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GOP Rep warns US Navy plan to relocate fuel from Hawaii could jeopardize operations in the Indo-Pacific


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U.S. lawmakers have sent a letter of warning to the U.S. Navy saying the country could be wholly unprepared for a possible conflict should the military follow through with a plan to move fuel from Hawaii to storage facilities across the Indo-Pacific.

Rep. Mike Gallagher, the Republican chair of the House Select Committee on China, said in a letter to Secretary of the Navy Carlos Del Toro dated Jan. 17 that a plan to redistribute fuel from Hawaii's Red Hill underground bulk storage facility was a "strategic imperative," Reuters reported. He cautioned, however, that the Defense Department had yet to develop a long-term solution.

"It is unclear how exactly the Navy will replace and distribute the aggregate bulk fuel capacity of Red Hill," said Gallagher, R-Wis, noting that U.S. operations in the Pacific would "grind to a halt" without a logistics network to ship the oil then to ensure ease of access.

"The Navy appears to be short – by several dozen – ships that will be needed to transport and deliver fuel to our bases and forces operating across the Indo-Pacific," he continued. "We must address potential weaknesses in our logistical supply lines, while we still have the time to do so."

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In October 2023, the Pentagon revealed the Red Hill storage facility at Joint Base Pearl Harbor-Hickam suffered a leak that contaminated the water systems. It then began draining the 1940s-era facility, saying the fuel would be loaded by ship and transported to existing support sites. This process is expected to take several years.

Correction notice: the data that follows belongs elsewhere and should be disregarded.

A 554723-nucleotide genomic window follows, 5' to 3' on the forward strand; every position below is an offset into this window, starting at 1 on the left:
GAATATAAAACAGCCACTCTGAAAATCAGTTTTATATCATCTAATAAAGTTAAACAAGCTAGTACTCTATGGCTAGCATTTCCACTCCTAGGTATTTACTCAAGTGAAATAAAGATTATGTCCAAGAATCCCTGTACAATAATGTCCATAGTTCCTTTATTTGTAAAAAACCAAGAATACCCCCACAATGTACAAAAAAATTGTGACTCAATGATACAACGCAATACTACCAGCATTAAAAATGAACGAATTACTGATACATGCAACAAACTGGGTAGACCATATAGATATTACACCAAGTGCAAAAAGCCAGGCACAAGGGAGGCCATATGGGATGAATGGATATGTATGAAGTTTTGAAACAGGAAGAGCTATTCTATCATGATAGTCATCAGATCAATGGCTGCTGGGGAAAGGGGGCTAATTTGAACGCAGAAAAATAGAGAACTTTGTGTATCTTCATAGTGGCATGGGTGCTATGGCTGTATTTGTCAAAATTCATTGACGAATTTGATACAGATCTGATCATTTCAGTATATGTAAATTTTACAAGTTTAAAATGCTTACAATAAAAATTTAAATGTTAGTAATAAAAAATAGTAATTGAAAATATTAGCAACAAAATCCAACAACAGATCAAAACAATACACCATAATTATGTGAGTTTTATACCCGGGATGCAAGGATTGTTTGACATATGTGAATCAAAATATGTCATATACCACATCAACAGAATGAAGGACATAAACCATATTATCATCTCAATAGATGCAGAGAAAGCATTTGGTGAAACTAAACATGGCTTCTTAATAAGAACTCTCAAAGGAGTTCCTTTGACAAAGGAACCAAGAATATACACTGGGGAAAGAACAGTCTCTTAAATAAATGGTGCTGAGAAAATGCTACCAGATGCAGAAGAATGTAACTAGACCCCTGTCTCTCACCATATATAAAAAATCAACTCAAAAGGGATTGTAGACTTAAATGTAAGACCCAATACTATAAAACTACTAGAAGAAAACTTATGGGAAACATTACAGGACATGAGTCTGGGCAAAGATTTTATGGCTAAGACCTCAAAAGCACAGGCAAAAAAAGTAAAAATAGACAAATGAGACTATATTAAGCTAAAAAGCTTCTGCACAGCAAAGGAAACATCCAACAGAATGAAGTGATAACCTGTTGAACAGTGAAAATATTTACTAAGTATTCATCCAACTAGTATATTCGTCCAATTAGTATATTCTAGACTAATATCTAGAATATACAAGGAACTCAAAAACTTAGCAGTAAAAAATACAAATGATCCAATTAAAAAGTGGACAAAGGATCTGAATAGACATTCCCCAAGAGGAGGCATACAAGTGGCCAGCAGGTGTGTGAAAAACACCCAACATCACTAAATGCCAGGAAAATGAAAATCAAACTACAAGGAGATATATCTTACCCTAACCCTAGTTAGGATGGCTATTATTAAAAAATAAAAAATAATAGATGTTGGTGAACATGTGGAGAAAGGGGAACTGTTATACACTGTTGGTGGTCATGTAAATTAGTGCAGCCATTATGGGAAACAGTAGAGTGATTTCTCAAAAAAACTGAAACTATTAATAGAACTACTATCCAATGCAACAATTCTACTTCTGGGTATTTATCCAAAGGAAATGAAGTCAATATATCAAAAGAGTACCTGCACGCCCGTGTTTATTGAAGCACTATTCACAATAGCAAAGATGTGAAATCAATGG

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In Gallagher’s letter, the Republican lawmaker cited a 2016 Defense Department determination that it would need 86 tankers for moving such equipment. He requested that Del Toro explain to the committee whether the department had enough forward fuel storage facilities and would have access to refinery capacity for operations in the Indo-Pacific.

Gallagher also asked the secretary whether the Navy had identified secure locations to build replacement facilities for Red Hill, and whether it had plans to integrate facilities of allies and partners in redistributing fuel.

A Navy spokesperson affirmed the secretary would respond to the letter accordingly.

"As with all congressional correspondence, the Department of the Navy will respond, as appropriate. We have nothing additional to provide at this time," the spokesperson said, per Reuters.

U.S. military experts continue to warn that the U.S. is unprepared to respond to China’s hegemonic ambitions in the Indo-Pacific, which include seizing territories, facilitating trade negotiations and managing trade routes, and expanding its operational control over disputed waters.

These experts have warned of gaps in U.S. defenses as China, which now has more naval vessels than the United States, continues to dramatically expand its military.

Reuters contributed to this report.

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